JRR: That sounds interesting! If you could only take one book with you on a desert island, which would it be?
Sue: Well now, given my answer to the first question, it won’t surprise you to hear that I’d choose the novel ‘The Time Traveler’s wWife’ by Audrey Niffenegger. I’ve lost count of the number of times I’ve read it. For me, the fact that the first time Clare meets Henry is not the first time Henry meets Clare is wonderfully enticing. Yes, I still need to keep checking, where are we? Who are we? What’s going on? But I love it.
JRR: I’m not surprised with that answer. What’s the best advice you have ever received?
Sue: I’d say that was a tip I received during a Creative Writing Course – ‘End every chapter at a point where your reader is unable to put the book down.’ It’s very tempting when you’re writing, to tie everything up nicely at the end of a chapter, and then move onto the next part of the story. But, seeing it from the reader’s viewpoint, that becomes a brilliant place to put the book down and turn off the light. As a writer one of the best compliments I can receive is ‘I couldn’t put it down. I just had to know what was going to happen next.’ This feeling of desperation to read on is not created by nicely rounded off chapters. For me, one of the fun parts during the editing stage is to go through the book deciding where a chapter might end. As I add a page break, I can hear my friends saying. ‘Oh, for goodness sake, what a place to stop!’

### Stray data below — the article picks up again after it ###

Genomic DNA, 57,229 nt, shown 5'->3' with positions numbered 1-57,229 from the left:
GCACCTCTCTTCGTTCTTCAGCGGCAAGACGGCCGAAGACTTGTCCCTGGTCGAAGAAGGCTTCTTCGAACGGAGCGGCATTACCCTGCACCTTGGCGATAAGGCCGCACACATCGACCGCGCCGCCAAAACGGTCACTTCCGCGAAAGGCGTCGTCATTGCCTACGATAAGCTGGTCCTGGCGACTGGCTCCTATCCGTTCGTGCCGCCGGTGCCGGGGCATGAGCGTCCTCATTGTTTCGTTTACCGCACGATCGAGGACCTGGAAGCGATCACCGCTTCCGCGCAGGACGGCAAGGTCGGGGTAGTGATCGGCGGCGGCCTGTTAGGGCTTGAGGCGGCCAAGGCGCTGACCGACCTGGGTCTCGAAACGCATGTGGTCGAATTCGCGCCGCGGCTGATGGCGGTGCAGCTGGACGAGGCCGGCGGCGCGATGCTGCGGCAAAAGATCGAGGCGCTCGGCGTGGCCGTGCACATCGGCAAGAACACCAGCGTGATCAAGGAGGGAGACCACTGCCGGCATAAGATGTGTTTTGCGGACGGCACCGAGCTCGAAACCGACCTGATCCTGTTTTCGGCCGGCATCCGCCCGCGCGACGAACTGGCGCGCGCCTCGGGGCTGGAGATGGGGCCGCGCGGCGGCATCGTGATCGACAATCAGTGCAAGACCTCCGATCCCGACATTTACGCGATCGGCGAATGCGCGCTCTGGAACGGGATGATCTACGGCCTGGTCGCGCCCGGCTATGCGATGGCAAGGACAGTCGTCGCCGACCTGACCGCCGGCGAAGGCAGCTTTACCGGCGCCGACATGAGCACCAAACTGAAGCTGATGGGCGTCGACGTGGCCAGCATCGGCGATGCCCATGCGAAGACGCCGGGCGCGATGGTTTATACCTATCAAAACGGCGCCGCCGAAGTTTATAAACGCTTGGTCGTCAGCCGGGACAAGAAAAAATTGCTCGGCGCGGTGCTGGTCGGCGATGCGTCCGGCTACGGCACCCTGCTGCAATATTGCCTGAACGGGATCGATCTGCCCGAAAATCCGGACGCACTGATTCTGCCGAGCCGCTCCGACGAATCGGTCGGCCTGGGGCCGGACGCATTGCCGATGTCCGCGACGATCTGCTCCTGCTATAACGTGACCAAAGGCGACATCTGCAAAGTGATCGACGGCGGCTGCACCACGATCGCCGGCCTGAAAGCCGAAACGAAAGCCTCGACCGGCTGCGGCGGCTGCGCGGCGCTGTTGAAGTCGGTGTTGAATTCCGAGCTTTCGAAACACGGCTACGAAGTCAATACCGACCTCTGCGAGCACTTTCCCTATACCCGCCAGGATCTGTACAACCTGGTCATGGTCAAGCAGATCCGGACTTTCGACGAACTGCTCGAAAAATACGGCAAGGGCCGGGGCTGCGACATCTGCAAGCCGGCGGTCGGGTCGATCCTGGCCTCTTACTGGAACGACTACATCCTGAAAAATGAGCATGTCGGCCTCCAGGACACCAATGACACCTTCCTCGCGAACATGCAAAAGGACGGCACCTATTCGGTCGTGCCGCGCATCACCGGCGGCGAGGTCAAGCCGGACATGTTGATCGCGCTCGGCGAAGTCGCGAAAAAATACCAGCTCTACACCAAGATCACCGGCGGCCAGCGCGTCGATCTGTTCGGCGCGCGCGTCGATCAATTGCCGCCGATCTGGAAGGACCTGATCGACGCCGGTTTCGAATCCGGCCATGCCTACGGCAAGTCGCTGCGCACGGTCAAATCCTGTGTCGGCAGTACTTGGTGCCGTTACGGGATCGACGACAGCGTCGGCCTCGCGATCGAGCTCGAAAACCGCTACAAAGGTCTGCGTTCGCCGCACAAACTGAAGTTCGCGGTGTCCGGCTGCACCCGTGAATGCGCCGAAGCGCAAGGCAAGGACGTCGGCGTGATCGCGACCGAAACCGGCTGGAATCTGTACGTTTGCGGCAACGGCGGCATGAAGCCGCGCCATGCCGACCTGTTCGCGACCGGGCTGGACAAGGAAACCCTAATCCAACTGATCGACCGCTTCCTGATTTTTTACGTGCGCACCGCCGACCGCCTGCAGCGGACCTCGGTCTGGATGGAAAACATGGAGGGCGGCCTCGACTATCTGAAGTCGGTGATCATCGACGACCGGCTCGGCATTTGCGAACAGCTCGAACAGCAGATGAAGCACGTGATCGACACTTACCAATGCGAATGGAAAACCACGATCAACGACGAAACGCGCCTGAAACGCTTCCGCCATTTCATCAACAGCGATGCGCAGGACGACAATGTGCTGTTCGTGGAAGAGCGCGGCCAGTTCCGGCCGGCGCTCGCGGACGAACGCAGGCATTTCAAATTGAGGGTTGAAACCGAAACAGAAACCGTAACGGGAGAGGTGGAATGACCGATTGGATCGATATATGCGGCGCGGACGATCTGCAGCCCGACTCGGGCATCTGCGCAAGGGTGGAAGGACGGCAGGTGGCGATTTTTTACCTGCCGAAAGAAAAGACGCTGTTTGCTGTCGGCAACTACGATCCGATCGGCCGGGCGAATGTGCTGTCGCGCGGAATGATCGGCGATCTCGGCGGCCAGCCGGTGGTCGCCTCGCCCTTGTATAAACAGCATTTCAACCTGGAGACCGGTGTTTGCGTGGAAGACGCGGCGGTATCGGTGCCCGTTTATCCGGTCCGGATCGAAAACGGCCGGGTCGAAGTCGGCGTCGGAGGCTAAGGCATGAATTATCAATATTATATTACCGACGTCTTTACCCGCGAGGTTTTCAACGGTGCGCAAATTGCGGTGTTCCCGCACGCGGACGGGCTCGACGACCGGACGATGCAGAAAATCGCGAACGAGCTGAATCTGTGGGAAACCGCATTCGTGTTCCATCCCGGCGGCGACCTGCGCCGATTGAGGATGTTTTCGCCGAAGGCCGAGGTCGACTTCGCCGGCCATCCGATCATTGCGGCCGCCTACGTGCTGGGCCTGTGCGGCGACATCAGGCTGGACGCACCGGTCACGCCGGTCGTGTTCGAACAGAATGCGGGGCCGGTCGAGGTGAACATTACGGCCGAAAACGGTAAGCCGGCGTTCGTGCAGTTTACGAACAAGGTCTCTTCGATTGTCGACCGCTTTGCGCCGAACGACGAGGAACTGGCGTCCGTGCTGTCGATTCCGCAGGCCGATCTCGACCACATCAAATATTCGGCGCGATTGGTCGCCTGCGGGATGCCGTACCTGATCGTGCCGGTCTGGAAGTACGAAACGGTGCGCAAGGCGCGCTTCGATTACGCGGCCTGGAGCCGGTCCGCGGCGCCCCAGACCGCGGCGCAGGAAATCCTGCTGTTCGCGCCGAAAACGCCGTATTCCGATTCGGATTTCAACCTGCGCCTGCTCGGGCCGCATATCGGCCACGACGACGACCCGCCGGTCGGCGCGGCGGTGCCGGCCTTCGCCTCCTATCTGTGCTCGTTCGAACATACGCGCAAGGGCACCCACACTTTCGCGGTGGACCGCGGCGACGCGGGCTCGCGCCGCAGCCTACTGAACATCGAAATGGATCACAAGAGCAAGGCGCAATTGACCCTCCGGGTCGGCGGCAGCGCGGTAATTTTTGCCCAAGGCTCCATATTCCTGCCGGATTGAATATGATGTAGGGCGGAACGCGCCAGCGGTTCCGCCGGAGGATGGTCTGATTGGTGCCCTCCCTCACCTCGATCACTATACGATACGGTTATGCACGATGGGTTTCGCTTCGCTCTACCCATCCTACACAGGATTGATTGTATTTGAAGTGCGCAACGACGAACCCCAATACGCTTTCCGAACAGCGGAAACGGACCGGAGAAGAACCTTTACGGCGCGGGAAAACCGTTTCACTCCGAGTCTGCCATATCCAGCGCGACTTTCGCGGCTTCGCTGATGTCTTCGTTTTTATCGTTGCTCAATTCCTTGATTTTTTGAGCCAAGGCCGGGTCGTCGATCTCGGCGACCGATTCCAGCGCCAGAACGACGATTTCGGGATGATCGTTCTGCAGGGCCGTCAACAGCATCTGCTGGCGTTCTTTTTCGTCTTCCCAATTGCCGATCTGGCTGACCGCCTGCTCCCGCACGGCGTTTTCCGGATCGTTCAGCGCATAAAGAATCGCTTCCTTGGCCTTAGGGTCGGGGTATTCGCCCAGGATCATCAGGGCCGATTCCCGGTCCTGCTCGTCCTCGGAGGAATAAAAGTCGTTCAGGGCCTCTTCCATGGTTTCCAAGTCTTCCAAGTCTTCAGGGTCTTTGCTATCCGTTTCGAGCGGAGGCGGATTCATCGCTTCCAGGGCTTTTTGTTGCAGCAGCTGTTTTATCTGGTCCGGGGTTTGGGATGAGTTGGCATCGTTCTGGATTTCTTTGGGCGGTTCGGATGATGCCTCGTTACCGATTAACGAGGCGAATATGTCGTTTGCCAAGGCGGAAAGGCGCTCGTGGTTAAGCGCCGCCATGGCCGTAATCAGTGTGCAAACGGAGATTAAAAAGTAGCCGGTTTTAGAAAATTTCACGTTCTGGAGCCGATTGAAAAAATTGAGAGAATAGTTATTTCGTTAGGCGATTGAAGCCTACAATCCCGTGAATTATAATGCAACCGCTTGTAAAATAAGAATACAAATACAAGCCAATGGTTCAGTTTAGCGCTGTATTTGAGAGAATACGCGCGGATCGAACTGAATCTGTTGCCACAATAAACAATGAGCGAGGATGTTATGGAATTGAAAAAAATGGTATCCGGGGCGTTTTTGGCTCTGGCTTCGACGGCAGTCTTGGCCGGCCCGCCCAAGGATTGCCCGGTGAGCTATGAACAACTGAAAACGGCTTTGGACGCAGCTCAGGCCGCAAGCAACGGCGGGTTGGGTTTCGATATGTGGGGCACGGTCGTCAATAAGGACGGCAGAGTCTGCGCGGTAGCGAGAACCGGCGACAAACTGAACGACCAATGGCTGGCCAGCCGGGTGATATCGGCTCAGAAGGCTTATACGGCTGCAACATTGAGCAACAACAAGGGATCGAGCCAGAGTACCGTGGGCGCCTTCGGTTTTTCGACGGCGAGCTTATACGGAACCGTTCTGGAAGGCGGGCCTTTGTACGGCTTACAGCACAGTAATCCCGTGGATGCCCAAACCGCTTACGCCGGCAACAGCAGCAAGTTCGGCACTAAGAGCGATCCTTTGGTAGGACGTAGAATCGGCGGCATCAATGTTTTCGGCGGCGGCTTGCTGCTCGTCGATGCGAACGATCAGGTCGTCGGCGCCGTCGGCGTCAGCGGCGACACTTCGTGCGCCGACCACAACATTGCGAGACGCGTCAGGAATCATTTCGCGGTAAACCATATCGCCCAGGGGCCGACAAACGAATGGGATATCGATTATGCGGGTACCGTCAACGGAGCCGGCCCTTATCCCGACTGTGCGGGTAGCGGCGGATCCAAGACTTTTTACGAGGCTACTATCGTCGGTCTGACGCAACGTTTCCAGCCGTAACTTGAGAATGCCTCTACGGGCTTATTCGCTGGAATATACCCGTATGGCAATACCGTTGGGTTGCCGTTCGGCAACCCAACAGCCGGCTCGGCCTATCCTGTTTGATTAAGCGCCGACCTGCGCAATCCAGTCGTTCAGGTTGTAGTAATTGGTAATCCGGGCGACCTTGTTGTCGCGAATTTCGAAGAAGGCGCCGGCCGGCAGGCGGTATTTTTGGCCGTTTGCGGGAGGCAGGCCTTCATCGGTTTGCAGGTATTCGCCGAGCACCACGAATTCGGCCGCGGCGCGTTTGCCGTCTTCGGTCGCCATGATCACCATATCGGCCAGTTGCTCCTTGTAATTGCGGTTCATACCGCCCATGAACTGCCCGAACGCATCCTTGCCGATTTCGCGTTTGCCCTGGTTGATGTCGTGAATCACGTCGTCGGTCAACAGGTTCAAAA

JRR: Oh yes! I love books where you don’t ever want to put them down! I’m a slower reader and I also like short chapters. Those make me feel like I’m reading faster. Shorter chapters also make it harder to put a book down. “Oh the next chapter is just four pages. I’ll keep going!”
Now for the opposite of the last question: What’s the worst advice you have ever received?